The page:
Offspring of Grizzly 399 killed after conflicts

Citing concerns for human safety, Wyoming Game and Fish Department officials killed one of the young offspring of the famed grizzly bear near Pinedale last week.
Grizzly 399 and cubs
Now 26 years old, the world famous Grizzly 399 gave birth to her most recent litter of four cubs during the winter of 2020. The cubs became independent from their mother earlier this year. (BlueBarronPhoto/Shutterstock)

by | Jul 18, 2022 | Environment


Wyoming Game and Fish Department officials killed one of the young offspring of famed Grizzly 399 on Tuesday, July 12, the nonprofit publication WyoFile first reported last Thursday.

The decision to kill the sub-adult male was made in consultation with the U.S. Fish and Wildlife Service, according to Game and Fish Public Information Specialist Mark Gocke, who said the bear had gotten dangerously habituated to humans after receiving numerous food rewards in a developed area north of Pinedale.

“They just don’t unlearn that,” Gocke said. “They continue to seek out those easy meals, unfortunately, and tend to get bolder over time. And that’s when it becomes a human safety issue.”

399 is known for raising multiple litters not far from busy roadways in Grand Teton National Park over more than two decades. The four cubs from her latest litter branched out on their own earlier this year, and wildlife managers had expressed concerns about potential conflicts if the bears got access to unsecured food sources.

Gocke said euthanizing a bear is always a last resort but that officials didn’t believe relocation was an option for this grizzly—which was officially known as Grizzly 1057—because of its increasingly dangerous behavior. WyoFile reported that state wildlife managers had recorded 13 conflicts with the bear since May.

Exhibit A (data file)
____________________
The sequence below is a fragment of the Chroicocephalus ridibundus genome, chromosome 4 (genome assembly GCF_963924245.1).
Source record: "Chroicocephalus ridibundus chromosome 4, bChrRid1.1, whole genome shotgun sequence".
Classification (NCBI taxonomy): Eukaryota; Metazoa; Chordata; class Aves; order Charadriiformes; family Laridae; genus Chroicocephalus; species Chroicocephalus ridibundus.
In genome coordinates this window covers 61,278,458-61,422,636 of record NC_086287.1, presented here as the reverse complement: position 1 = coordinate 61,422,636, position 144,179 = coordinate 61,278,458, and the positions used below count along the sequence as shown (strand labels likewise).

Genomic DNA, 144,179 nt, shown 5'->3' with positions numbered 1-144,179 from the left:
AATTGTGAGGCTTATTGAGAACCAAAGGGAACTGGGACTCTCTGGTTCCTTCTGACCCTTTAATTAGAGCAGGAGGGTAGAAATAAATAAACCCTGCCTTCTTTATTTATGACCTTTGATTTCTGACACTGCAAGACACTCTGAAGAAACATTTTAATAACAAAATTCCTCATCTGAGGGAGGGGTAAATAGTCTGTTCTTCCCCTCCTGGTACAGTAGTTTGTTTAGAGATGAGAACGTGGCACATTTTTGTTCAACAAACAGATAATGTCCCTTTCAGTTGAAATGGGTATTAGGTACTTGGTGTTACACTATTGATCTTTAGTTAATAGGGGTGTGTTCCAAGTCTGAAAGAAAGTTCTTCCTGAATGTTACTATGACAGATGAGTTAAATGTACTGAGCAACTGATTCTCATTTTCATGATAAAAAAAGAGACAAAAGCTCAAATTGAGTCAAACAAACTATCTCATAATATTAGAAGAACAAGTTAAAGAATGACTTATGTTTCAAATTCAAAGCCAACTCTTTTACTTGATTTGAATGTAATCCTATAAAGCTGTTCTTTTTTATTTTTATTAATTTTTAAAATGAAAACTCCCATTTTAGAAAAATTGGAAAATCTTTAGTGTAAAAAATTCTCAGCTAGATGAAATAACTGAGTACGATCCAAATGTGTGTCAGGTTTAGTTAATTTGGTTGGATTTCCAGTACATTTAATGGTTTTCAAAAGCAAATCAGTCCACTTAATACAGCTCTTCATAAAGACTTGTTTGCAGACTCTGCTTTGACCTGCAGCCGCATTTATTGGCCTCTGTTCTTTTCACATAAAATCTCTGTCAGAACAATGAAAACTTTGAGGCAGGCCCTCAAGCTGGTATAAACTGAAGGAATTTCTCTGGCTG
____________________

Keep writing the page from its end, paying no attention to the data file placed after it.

“The sub-adult grizzly was hanging out on porches of homes—even when they were occupied by people, during the day—and didn’t respond to hazing attempts,” Gocke said.

After news of the killing broke, the well-known grizzly advocate and wildlife photographer Tom Mangelsen told the Jackson Hole News&Guide that the young bear “shouldn’t be punished because it was around houses.”

No similar behavior has been observed among the three other offspring of 399’s most recent litter, Gocke said. But he also warned that bear activity will only increase between now and November, when bears tend to go into hibernation, and he urged both residents and visitors to secure attractants like garbage and livestock feed and maintain clean campsites in order to keep both bears and humans safe.

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About Kyle Mackie

Kyle is a multimedia journalist who joined KHOL as news director in January 2021. Prior to moving West, she reported on education, immigration, racial justice and more for WBFO, the NPR affiliate in Buffalo, NY. With a background in international reporting, Kyle has also worked in Israel and the Palestinian territories and the Western Balkans. She holds a bachelor’s degree in international affairs and geography from The George Washington University and master’s degree in journalism from the City University of New York. When not out reporting, Kyle can usually be found trail running, climbing, skiing or grooving to live music.

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